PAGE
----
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Conference examines inspiring poetry of Gerard Manley Hopkins
By Kevin J. Jones
Fr. Gerard Manley Hopkins, S.J.
Fr. Gerard Manley Hopkins, S.J.

.- The deeply religious poetry of the Jesuit priest Gerard Manley Hopkins was the focus of a conference where participants praised the nineteenth-century poet’s craftsmanship and environmentalism, saying he and Bl. John Henry Newman were “revolutionaries in their time.”

“His poetry is beautiful, and inspiring. It’s full of deep thought and observation of nature, and the presence of God in every living thing and even in inanimate objects,” said Richard Austin, an English-born actor presently living in Halfmoon Bay, British Columbia.

Austin, one of the presenters at the international Gerard Manley Hopkins Conference, held at Regis University in Denver March 25-27, said the poet’s work is particularly important at a time when mankind appears to be becoming more devoted to a “cult of the self” and is distancing itself from an “ideal of connection” to God and spirituality.

Hopkins saw poetry as “speech purged of dross, like gold in the furnace,” he told CNA on March 26.

The poet’s 1877 work “God’s Grandeur” focuses on the beauty of creation. It begins:

“The world is charged with the grandeur of God. / It will flame out, like shining from shook foil; / It gathers to a greatness, like the ooze of oil / Crushed.”

Regis University professor Victoria McCabe told CNA that the Hopkins Conference has had 16 meetings, including events at the Gregorian University in Rome, Oriel College in Oxford, the Milltown Park Jesuit Institute in Dublin and at Gonzaga University in Spokane, Washington.

The conference launched after three Catholics, “passionate readers” of Hopkins, envisioned a gathering of scholars, poets, students and parishioners to help widen interest in the poet and to serve the people of God.

Hopkins, who lived from 1844 to 1889, was born in England to Anglican parents. In 1866 he was received into the Catholic Church by another prominent convert, Bl. John Henry Cardinal Newman. Hopkins joined the Society of Jesus the next year and was ordained to the priesthood in 1877.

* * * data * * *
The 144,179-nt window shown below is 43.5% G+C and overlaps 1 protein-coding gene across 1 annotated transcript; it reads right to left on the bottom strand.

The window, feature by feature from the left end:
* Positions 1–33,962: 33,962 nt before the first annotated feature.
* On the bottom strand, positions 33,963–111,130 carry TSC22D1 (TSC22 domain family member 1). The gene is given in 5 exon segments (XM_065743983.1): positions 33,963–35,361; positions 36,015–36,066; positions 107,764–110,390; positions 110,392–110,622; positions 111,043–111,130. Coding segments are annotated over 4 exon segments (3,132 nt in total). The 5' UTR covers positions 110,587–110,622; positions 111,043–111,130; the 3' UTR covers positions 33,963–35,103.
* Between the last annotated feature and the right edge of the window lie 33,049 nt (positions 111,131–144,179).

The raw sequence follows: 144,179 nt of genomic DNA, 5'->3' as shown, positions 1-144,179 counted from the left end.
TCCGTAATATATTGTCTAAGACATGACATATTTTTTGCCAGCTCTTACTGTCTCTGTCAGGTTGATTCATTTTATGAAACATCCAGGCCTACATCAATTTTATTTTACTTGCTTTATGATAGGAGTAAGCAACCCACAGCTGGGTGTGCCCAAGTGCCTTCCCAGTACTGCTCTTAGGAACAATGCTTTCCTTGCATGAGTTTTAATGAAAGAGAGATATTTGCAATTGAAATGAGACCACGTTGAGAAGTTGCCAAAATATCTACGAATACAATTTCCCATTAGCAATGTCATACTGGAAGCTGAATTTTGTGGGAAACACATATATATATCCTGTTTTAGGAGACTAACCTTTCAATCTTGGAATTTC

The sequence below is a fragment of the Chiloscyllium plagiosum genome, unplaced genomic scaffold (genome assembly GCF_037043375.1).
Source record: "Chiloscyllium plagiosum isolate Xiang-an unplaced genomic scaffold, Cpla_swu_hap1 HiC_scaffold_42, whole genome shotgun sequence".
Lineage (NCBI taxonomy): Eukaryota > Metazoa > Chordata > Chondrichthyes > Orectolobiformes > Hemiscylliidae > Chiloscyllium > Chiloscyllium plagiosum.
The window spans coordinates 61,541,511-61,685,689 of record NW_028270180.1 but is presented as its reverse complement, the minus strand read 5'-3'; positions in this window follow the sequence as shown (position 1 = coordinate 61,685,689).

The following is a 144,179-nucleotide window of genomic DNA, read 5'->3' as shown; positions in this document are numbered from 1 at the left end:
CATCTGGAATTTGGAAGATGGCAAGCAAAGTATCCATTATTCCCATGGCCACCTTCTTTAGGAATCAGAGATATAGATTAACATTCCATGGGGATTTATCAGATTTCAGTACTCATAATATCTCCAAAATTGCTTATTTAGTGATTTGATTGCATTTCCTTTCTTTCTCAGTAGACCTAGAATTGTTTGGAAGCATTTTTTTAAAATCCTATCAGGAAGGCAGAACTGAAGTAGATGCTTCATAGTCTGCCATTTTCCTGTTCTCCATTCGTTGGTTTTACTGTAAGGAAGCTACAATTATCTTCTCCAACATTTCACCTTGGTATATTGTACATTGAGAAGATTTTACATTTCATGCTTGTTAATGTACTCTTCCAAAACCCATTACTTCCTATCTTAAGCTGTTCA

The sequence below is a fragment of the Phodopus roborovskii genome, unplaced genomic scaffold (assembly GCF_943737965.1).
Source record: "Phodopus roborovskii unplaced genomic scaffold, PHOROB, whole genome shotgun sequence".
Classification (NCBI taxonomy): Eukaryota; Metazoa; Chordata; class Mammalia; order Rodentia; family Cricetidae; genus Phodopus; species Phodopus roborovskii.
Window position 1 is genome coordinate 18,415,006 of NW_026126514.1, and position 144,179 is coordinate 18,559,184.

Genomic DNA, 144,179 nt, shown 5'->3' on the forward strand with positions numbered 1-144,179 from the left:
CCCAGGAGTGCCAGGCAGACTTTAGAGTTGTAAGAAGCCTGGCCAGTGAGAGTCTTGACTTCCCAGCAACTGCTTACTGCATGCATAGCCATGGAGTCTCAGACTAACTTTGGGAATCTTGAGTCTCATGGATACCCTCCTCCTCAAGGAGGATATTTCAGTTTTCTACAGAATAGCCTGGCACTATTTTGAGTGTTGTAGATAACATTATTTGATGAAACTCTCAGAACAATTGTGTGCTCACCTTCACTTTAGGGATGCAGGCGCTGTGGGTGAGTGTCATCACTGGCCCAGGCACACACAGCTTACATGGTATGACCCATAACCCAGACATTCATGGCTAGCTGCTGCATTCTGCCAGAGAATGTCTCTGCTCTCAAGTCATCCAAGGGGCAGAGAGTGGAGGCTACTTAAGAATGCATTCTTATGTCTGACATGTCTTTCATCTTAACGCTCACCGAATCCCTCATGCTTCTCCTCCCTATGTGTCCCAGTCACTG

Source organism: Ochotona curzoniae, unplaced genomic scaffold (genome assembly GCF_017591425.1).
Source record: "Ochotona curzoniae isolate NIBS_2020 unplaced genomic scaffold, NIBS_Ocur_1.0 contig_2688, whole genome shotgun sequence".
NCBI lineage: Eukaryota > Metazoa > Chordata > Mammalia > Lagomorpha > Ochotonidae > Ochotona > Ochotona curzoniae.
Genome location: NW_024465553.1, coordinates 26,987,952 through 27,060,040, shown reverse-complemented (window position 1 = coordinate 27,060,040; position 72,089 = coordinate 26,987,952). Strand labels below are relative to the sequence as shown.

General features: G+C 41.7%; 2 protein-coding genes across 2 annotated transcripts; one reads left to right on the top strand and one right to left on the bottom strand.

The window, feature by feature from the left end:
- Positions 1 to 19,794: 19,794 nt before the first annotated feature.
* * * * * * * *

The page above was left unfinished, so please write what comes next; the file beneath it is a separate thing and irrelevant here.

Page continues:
He spent the last five years of his life teaching in Dublin at Newman’s Catholic University of Ireland, which served Irish Catholics who had been denied an education.

Conference speaker Fr. Peter Milward, S.J., a professor emeritus of English at Sophia University in Tokyo, said Newman and Hopkins both represent the “second spring” of Catholicism in England.

“Newman was great in the medium of prose, and then he’s followed by Hopkins in the medium of poetry. The two complement each other.”

Both men were “revolutionaries in terms of their time,” he said. While Newman proposed an “essentially Catholic spirit” in the Anglican Church, Hopkins created innovative poems filled with “deep spiritual inspiration.”

Fr. Milward cited the 1875 poem “The Wreck of the Deutschland,” which commemorated a naval disaster that killed dozens of people, including five Franciscan nuns. This poem “looks through the outer appearance of disaster to the reality of some divine providence at work.”

Hopkins’ poetry is comparable to “the greatest language of William Shakespeare,” the priest said.

Regis student Alex Dohn, a junior studying marketing, told CNA he likes Hopkins because “he incorporates God in his poems through nature.”

Dohn echoed a common theme at the conference.

Fr. Joseph Feeney, S.J., a professor of English at St. Joseph’s University in Philadelphia, said Hopkins was “an environmentalist poet.”

“He celebrated nature, he grieved for the destruction of nature, and he urged the preservation of nature.”

One of the poet’s “quite distinctive” perspectives includes the “interplay between the environment and himself.”

He was “fascinated with the very shapes of nature” and had “a sense of the ‘selfhood’ of a thing in nature.”

“People normally don’t transfer selfhood over to individual stones, or individual dragonflies,” Fr. Feeney explained.

Austin, who performed Hopkins’ poetry for the conference, emphasized the importance of listening to the poet’s works.

“You shouldn’t so much read him, as hear him,” he remarked.

When a performer of Hopkins has the right pacing, the poet’s imagery will carry along the listener “even though it’s a heightened form of language and it’s not the one that he or she would normally be used to listen to.”

Austin’s album “Back to Beauty’s Giver,” made in 2003, contains 27 of Hopkins’ poems. The work is “reckoned to be the most complete audiobook of Hopkins poetry,” he added, and “most people seem to feel that it’s the best.”


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